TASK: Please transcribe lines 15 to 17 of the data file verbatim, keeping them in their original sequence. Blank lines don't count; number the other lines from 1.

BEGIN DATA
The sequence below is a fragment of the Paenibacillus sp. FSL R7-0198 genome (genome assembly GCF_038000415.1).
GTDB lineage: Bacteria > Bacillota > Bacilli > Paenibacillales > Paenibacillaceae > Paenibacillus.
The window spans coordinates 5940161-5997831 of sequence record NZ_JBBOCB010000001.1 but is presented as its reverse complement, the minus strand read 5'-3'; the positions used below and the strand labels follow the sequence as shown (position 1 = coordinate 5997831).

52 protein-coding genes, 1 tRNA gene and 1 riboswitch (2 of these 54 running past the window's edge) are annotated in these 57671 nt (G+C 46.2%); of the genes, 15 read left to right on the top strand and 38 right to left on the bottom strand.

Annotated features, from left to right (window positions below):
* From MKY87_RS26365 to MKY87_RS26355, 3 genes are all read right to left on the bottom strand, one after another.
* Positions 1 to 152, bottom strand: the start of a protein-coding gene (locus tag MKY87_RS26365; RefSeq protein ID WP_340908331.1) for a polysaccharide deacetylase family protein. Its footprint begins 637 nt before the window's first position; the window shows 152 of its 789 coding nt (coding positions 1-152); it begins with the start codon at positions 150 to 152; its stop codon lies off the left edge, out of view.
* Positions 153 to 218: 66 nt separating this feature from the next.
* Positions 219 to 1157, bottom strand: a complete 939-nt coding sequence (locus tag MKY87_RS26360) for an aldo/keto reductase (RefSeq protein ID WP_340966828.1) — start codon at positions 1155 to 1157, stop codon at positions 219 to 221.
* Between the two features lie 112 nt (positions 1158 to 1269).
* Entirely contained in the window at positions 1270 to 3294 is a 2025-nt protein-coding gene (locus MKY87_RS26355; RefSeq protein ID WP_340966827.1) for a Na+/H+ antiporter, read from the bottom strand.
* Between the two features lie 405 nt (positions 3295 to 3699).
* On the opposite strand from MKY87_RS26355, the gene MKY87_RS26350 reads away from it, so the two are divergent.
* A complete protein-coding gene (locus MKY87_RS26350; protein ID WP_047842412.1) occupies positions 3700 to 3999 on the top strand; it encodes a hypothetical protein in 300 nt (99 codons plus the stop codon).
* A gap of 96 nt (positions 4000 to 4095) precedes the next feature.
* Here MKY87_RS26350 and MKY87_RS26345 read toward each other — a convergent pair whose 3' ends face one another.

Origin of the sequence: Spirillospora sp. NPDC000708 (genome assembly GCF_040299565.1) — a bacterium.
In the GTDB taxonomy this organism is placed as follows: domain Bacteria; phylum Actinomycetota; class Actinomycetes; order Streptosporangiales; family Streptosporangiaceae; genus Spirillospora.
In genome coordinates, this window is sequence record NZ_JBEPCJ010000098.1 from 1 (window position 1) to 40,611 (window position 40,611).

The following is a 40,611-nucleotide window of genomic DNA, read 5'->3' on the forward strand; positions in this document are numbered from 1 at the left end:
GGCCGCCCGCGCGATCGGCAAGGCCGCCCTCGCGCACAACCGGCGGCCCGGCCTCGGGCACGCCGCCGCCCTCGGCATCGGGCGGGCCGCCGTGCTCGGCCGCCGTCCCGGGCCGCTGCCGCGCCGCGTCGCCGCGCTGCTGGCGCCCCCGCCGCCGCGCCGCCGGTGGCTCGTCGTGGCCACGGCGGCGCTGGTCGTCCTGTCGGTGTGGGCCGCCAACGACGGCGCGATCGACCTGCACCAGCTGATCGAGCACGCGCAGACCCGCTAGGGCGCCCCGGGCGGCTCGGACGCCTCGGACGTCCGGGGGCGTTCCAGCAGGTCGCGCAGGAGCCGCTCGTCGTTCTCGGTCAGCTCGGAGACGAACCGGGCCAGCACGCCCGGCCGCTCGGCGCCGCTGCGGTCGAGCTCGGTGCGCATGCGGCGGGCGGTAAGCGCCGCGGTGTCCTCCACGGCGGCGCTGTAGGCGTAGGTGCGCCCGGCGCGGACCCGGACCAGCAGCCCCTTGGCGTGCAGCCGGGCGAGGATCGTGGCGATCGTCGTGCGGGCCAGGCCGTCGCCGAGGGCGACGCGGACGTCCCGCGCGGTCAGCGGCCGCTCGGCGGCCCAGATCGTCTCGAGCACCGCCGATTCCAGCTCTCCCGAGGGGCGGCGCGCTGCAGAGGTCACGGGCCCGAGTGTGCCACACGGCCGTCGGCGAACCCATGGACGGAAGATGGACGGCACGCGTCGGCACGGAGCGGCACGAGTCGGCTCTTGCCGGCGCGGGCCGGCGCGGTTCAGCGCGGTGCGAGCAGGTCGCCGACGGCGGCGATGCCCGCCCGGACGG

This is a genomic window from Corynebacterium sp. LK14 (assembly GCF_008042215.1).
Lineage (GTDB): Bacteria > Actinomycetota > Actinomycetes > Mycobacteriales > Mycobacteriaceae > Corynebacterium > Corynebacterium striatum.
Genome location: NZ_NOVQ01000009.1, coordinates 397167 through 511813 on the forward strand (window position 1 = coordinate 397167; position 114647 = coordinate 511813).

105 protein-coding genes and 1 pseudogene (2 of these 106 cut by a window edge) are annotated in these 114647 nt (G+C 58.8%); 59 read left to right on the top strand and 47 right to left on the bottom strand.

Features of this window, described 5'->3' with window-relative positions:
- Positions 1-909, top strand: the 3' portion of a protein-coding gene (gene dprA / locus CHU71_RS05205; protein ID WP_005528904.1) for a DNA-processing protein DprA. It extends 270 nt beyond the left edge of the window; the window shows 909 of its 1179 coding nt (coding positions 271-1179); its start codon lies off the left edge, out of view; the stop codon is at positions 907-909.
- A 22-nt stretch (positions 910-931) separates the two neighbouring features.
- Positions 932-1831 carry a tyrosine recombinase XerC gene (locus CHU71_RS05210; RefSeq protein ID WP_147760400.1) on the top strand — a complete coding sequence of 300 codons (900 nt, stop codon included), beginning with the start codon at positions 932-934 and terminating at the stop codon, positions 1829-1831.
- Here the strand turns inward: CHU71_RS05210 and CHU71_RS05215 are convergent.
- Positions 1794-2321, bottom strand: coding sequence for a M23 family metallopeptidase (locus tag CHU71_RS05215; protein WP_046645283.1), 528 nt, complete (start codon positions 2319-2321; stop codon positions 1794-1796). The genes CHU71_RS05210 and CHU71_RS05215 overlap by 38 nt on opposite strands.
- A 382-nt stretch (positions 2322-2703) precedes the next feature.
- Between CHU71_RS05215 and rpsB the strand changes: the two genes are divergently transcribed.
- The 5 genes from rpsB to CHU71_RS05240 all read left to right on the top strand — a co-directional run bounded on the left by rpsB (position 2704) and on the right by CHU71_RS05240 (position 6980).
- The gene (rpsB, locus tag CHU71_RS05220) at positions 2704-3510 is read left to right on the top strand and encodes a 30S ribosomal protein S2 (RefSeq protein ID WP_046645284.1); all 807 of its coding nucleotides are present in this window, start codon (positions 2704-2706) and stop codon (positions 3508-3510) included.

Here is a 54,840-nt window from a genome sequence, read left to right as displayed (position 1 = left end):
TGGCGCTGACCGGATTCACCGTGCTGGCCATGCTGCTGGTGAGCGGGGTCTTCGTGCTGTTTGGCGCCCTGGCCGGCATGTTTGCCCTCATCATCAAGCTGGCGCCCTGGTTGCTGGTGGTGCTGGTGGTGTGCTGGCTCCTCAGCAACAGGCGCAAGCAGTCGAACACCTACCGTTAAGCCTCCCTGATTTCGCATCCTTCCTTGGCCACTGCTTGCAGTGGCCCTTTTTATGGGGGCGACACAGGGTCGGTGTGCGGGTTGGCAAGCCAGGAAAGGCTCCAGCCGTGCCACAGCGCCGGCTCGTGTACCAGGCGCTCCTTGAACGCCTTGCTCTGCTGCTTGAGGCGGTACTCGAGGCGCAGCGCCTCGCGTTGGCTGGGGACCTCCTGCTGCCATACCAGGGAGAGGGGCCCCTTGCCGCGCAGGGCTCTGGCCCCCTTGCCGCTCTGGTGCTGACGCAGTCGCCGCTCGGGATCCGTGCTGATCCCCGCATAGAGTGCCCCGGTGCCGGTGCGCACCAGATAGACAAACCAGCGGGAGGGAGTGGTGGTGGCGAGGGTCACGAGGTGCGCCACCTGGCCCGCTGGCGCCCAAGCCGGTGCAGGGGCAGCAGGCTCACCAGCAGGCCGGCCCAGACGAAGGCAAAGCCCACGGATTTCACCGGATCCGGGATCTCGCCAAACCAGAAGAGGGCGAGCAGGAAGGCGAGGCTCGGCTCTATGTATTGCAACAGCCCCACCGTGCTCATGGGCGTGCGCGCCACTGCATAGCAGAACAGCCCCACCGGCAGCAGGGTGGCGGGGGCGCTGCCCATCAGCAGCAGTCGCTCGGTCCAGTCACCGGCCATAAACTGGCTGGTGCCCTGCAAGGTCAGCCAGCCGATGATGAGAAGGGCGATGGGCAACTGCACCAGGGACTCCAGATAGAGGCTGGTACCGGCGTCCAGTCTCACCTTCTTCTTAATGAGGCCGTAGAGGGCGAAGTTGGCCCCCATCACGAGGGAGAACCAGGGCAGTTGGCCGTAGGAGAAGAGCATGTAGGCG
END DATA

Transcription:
* A gap of 96 nt (positions 4000 to 4095) precedes the next feature.
* Here MKY87_RS26350 and MKY87_RS26345 read toward each other — a convergent pair whose 3' ends face one another.

Origin of the sequence: Spirillospora sp. NPDC000708 (genome assembly GCF_040299565.1) — a bacterium.